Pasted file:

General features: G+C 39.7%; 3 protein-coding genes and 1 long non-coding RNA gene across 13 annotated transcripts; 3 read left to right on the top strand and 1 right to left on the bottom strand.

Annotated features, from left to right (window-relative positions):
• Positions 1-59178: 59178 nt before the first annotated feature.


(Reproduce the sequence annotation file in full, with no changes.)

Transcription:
General features: G+C 39.7%; 3 protein-coding genes and 1 long non-coding RNA gene across 13 annotated transcripts; 3 read left to right on the top strand and 1 right to left on the bottom strand.

Annotated features, from left to right (window-relative positions):
• Positions 1-59178: 59178 nt before the first annotated feature.